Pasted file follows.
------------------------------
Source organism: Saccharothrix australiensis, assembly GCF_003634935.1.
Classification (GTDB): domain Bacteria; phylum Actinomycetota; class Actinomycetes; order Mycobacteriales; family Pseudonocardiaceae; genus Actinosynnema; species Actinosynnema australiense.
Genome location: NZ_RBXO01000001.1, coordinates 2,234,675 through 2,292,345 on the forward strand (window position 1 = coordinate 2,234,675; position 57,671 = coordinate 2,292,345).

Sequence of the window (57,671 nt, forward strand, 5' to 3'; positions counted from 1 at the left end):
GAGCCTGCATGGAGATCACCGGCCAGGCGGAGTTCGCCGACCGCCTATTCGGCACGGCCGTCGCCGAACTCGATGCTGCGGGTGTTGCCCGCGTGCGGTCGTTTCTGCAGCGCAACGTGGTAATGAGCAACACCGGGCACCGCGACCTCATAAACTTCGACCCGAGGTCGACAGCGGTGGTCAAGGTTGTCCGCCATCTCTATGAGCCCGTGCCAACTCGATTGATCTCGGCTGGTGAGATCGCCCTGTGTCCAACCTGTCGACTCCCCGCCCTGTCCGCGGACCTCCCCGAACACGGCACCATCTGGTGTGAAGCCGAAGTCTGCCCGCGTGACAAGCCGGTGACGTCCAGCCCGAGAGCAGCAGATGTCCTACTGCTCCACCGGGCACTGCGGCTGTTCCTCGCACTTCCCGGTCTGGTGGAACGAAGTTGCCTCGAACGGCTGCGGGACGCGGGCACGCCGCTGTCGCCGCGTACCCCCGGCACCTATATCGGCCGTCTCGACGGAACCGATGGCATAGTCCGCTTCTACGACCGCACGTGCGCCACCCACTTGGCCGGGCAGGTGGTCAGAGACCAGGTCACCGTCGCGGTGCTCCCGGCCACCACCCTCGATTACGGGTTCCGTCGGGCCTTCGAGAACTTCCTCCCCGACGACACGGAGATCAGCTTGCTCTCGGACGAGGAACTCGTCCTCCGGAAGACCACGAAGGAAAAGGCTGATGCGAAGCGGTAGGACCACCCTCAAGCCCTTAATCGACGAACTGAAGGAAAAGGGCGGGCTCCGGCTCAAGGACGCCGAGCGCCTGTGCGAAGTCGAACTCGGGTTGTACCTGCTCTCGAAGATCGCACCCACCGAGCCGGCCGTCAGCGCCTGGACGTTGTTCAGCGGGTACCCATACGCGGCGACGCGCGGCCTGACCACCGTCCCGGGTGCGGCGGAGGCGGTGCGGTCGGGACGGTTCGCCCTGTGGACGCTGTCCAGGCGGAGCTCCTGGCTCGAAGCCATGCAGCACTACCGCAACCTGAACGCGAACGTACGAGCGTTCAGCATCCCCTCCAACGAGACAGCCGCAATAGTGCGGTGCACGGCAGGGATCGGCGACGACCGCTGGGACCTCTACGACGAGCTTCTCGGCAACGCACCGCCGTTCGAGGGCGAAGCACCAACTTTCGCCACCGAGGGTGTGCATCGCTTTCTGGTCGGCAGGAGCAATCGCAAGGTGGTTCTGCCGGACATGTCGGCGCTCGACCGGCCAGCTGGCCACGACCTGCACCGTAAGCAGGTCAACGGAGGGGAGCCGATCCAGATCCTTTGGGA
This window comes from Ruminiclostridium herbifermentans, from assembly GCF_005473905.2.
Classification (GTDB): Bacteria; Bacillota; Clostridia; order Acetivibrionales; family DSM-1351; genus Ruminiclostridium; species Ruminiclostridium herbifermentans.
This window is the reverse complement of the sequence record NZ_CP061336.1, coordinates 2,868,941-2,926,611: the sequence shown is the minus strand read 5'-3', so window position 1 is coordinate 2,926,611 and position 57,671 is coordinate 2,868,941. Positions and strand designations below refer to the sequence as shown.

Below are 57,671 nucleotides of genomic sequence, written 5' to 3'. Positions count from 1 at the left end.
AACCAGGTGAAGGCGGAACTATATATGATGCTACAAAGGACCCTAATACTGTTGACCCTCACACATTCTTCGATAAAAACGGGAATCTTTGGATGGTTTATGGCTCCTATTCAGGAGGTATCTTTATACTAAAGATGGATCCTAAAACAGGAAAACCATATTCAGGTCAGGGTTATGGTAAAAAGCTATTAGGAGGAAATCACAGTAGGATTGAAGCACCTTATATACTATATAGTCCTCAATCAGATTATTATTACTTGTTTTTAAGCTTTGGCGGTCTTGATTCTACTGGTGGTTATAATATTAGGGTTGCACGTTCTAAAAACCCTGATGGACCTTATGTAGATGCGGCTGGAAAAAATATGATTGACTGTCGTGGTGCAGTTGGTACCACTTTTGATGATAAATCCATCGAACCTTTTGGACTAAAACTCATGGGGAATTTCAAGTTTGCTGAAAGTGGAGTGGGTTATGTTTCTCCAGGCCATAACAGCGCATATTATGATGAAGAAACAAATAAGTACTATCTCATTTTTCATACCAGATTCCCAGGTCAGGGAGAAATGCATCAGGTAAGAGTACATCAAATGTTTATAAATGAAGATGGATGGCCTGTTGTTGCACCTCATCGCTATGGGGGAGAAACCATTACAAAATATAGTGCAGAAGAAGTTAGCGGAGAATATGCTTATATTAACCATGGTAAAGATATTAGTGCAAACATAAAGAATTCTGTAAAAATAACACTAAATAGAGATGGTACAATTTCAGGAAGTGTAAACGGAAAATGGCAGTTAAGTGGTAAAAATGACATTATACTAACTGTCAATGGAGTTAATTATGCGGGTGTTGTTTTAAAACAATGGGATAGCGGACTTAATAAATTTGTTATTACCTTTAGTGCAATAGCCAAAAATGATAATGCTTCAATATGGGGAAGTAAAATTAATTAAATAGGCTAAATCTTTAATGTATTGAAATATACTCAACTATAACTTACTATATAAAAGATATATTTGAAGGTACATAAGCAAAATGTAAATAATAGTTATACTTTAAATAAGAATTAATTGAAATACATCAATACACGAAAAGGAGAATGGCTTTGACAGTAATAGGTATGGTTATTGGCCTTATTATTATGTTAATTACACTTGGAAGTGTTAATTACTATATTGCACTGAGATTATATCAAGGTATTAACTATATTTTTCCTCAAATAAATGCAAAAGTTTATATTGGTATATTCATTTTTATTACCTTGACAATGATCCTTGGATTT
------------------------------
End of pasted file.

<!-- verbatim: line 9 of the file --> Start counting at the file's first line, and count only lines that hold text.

Below are 57,671 nucleotides of genomic sequence, written 5' to 3'. Positions count from 1 at the left end.